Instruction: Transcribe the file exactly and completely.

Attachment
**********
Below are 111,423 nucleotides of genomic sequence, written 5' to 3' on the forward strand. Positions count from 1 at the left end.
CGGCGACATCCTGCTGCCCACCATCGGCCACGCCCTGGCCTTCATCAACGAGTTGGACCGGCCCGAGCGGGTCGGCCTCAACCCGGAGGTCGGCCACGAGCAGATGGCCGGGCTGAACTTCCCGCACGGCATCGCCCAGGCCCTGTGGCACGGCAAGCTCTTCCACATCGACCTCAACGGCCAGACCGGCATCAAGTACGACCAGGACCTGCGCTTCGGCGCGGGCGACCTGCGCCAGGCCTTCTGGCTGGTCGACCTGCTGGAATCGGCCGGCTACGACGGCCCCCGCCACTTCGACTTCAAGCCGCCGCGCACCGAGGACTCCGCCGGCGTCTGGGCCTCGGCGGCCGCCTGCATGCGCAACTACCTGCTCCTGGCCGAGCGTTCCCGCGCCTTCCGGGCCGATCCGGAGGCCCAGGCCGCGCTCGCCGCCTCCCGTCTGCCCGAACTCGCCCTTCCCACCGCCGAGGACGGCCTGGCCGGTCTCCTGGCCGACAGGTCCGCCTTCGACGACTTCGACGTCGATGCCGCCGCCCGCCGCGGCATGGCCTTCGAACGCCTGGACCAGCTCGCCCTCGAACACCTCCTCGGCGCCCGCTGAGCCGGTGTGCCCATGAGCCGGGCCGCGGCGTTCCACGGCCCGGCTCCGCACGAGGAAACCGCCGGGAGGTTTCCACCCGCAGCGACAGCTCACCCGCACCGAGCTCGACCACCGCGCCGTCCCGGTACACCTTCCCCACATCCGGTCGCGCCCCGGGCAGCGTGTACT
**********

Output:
Below are 111,423 nucleotides of genomic sequence, written 5' to 3' on the forward strand. Positions count from 1 at the left end.
CGGCGACATCCTGCTGCCCACCATCGGCCACGCCCTGGCCTTCATCAACGAGTTGGACCGGCCCGAGCGGGTCGGCCTCAACCCGGAGGTCGGCCACGAGCAGATGGCCGGGCTGAACTTCCCGCACGGCATCGCCCAGGCCCTGTGGCACGGCAAGCTCTTCCACATCGACCTCAACGGCCAGACCGGCATCAAGTACGACCAGGACCTGCGCTTCGGCGCGGGCGACCTGCGCCAGGCCTTCTGGCTGGTCGACCTGCTGGAATCGGCCGGCTACGACGGCCCCCGCCACTTCGACTTCAAGCCGCCGCGCACCGAGGACTCCGCCGGCGTCTGGGCCTCGGCGGCCGCCTGCATGCGCAACTACCTGCTCCTGGCCGAGCGTTCCCGCGCCTTCCGGGCCGATCCGGAGGCCCAGGCCGCGCTCGCCGCCTCCCGTCTGCCCGAACTCGCCCTTCCCACCGCCGAGGACGGCCTGGCCGGTCTCCTGGCCGACAGGTCCGCCTTCGACGACTTCGACGTCGATGCCGCCGCCCGCCGCGGCATGGCCTTCGAACGCCTGGACCAGCTCGCCCTCGAACACCTCCTCGGCGCCCGCTGAGCCGGTGTGCCCATGAGCCGGGCCGCGGCGTTCCACGGCCCGGCTCCGCACGAGGAAACCGCCGGGAGGTTTCCACCCGCAGCGACAGCTCACCCGCACCGAGCTCGACCACCGCGCCGTCCCGGTACACCTTCCCCACATCCGGTCGCGCCCCGGGCAGCGTGTACT